Oh, the things a library card can do for you!
Choosing an audiobook can sometimes be a stressful event. Your money and audiobook credits are hard-earned. You don’t want to just throw them at any title that comes along. You want to make sure it’s the right one. Audio samples and reviews are great tools, but they can only help you so much. Deciding to finally click that “complete purchase” button takes a leap of faith.
What if I told you there was a frequently overlooked method of obtaining audiobooks that involves a very low-risk?
The answer is simpler than you think. Libraries! So many libraries are using digital content borrowing as a way to stay relevant in the 21st century. Apps like Overdrive and Hoopla are capitalizing on libraries’ willingness to digitalize their services, but what if your library doesn’t use one of those third-party services?
Chances are, your library could have its own method of getting digital content to you. Do you even know the extent of digital library services available in your own backyard? If not, I’d bet that you’re in for a great surprise!
The best place to start this exploration is by phoning your local library. I recommend telephoning instead of doing an internet search because all of the information you need may not be readily available on the library’s website.
In my experience, librarians are A+ people who are very knowledgeable and can give you valuable insights that a webpage cannot. Just this morning, my own telephone call to see when my library card expires turned into a very informative conversation with a librarian, which ultimately led to this post!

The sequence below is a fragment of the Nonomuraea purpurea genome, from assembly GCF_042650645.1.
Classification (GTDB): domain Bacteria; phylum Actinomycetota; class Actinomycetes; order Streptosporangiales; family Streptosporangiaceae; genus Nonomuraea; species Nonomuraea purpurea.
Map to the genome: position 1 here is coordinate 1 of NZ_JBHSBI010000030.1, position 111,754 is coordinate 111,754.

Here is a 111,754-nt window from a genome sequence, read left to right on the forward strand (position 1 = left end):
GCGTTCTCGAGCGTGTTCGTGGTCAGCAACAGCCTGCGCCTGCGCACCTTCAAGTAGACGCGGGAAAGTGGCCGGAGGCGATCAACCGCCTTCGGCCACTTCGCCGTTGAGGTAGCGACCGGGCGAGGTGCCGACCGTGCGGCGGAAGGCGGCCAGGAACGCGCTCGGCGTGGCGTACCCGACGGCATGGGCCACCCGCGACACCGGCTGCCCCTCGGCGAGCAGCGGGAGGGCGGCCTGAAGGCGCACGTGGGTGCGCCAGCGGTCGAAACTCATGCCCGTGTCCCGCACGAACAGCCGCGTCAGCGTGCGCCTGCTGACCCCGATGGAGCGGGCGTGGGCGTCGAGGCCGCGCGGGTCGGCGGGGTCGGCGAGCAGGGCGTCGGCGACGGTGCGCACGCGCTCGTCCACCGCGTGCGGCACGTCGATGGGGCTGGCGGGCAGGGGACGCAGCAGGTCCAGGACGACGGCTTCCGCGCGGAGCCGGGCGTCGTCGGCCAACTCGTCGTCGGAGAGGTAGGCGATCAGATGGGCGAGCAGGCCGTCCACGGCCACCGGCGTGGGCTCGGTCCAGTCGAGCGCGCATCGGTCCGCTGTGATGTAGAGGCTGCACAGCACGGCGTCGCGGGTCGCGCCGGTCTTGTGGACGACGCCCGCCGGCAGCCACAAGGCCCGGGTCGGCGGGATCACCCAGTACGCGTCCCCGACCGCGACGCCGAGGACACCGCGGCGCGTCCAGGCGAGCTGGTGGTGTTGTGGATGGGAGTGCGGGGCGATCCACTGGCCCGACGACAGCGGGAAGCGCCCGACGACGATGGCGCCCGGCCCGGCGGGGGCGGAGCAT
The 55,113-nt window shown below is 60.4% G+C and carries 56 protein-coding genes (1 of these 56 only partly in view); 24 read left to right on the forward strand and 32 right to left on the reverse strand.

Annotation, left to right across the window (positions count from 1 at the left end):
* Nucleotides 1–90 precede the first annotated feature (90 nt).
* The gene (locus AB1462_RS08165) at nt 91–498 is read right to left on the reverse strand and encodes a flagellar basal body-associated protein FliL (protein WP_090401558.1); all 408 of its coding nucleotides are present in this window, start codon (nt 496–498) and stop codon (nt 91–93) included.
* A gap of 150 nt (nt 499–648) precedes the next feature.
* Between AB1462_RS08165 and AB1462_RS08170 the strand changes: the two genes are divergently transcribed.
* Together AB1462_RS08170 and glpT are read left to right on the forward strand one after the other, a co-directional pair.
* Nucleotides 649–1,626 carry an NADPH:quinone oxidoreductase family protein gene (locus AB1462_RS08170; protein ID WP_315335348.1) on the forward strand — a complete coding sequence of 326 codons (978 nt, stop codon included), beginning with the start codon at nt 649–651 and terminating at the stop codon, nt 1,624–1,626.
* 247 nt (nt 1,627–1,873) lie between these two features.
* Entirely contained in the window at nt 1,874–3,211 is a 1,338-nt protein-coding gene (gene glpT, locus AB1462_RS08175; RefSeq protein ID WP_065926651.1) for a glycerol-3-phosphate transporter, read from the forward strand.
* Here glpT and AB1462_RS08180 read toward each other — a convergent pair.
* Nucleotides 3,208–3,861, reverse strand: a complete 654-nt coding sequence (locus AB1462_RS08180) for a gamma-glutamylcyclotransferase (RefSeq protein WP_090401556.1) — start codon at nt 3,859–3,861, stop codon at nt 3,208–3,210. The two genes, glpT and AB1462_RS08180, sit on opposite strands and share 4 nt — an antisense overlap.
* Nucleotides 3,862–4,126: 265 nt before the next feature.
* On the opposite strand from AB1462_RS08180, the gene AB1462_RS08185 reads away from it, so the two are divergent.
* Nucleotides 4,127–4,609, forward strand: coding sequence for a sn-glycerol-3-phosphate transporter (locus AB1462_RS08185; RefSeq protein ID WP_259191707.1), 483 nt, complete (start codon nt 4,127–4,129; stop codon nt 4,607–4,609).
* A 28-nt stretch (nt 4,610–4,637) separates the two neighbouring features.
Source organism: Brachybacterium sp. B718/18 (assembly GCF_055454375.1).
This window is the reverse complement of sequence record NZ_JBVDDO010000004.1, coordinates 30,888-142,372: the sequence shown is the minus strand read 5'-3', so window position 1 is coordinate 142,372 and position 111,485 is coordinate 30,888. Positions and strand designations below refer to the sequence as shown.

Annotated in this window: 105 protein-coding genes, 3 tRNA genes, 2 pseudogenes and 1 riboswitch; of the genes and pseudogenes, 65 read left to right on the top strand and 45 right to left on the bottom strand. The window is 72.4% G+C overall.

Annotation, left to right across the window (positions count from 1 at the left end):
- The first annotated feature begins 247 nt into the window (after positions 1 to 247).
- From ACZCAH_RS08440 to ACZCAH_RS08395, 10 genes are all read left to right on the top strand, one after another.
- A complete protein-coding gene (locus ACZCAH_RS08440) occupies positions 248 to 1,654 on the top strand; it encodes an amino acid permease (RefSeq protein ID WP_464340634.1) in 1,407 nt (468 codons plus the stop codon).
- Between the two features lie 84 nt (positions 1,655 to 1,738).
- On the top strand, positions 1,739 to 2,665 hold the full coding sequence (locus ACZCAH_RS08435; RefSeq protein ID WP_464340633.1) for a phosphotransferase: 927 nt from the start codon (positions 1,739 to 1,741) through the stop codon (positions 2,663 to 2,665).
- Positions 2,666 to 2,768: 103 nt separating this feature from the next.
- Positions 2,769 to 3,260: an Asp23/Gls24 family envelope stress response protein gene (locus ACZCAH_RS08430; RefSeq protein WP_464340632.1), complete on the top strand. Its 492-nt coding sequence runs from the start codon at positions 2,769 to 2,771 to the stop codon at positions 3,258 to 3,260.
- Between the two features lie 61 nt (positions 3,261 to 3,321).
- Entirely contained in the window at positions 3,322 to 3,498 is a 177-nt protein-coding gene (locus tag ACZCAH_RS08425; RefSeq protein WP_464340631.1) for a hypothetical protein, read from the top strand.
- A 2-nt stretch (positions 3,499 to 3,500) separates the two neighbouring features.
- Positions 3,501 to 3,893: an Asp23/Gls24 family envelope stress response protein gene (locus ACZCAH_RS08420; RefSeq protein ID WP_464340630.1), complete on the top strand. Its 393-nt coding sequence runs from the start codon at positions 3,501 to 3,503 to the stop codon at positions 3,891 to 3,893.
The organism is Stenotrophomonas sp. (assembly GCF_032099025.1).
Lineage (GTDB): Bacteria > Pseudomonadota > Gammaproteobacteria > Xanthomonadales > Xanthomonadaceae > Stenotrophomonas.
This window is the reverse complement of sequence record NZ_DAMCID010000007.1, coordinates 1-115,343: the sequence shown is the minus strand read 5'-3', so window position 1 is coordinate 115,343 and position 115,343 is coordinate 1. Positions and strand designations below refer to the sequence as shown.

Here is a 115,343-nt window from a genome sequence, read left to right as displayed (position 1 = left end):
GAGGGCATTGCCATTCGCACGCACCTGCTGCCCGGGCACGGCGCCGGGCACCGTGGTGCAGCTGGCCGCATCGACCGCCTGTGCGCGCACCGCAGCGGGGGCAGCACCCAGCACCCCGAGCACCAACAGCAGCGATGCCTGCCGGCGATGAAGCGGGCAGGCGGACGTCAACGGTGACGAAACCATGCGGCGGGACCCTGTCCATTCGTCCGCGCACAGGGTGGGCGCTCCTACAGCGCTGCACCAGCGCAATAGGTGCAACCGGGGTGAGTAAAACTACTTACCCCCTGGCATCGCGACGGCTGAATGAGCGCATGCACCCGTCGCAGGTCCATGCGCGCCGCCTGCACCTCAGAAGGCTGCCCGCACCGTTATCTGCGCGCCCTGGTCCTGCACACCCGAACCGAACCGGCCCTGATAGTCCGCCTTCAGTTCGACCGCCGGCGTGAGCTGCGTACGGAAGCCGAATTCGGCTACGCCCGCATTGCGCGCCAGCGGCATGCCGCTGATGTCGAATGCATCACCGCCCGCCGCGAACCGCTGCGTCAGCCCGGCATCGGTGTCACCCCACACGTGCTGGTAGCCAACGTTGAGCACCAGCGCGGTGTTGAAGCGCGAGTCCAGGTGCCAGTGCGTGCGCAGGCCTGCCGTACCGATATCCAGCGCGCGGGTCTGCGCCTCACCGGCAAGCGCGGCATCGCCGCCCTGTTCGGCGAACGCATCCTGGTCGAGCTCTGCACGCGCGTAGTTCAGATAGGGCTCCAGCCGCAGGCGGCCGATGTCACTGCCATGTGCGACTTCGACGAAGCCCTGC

During the course of that 15-minute conversation, I discovered that I was not making the most of my library card (and that it needs to be renewed…). I have used it in the past to digitally borrow audiobooks from my library and its sister branches through Overdrive, but today I discovered that my state also has a much larger online borrowing program available to all North Carolina residents with a library card issued anywhere in the state (via One Click Digital).
I urge you to discover everything your local library has to offer and, if that isn’t enough, also try exploring surrounding area libraries. You may have to pay a non-residential fee to get a card from a library outside of your home county, but if the title selection is good enough, it should be well worth it. Also ask a librarian (or someone in the know) what types of digital lending programs are available at the state-level.
I welcome comments from anyone who has made use of their library’s digital services. Obviously, my experience is limited to services offered in my location, but I look forward to hearing what other states offer from you. Please share your experiences to help out fellow “audiobookworms”!
If I can gather enough information about programs in various areas, I will be able to make a reference list for everyone. ♣︎